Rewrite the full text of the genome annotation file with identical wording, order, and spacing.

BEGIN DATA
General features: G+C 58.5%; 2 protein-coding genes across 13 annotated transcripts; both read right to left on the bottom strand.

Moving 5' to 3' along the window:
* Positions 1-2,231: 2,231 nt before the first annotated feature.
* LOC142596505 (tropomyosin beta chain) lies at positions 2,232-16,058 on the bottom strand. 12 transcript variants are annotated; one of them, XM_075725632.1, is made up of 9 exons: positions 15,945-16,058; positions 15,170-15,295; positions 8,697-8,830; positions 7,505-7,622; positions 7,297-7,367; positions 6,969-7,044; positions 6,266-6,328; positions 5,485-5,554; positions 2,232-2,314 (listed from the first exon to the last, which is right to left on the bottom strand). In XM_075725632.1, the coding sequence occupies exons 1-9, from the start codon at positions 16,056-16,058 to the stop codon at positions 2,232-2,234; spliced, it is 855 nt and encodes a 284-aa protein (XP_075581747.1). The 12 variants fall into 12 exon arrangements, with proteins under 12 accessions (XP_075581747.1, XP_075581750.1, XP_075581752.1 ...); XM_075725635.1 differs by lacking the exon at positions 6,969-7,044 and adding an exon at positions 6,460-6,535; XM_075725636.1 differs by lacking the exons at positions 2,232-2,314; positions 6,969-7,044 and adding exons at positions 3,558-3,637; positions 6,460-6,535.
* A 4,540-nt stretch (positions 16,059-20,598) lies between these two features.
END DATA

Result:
General features: G+C 58.5%; 2 protein-coding genes across 13 annotated transcripts; both read right to left on the bottom strand.

Moving 5' to 3' along the window:
* Positions 1-2,231: 2,231 nt before the first annotated feature.
* LOC142596505 (tropomyosin beta chain) lies at positions 2,232-16,058 on the bottom strand. 12 transcript variants are annotated; one of them, XM_075725632.1, is made up of 9 exons: positions 15,945-16,058; positions 15,170-15,295; positions 8,697-8,830; positions 7,505-7,622; positions 7,297-7,367; positions 6,969-7,044; positions 6,266-6,328; positions 5,485-5,554; positions 2,232-2,314 (listed from the first exon to the last, which is right to left on the bottom strand). In XM_075725632.1, the coding sequence occupies exons 1-9, from the start codon at positions 16,056-16,058 to the stop codon at positions 2,232-2,234; spliced, it is 855 nt and encodes a 284-aa protein (XP_075581747.1). The 12 variants fall into 12 exon arrangements, with proteins under 12 accessions (XP_075581747.1, XP_075581750.1, XP_075581752.1 ...); XM_075725635.1 differs by lacking the exon at positions 6,969-7,044 and adding an exon at positions 6,460-6,535; XM_075725636.1 differs by lacking the exons at positions 2,232-2,314; positions 6,969-7,044 and adding exons at positions 3,558-3,637; positions 6,460-6,535.
* A 4,540-nt stretch (positions 16,059-20,598) lies between these two features.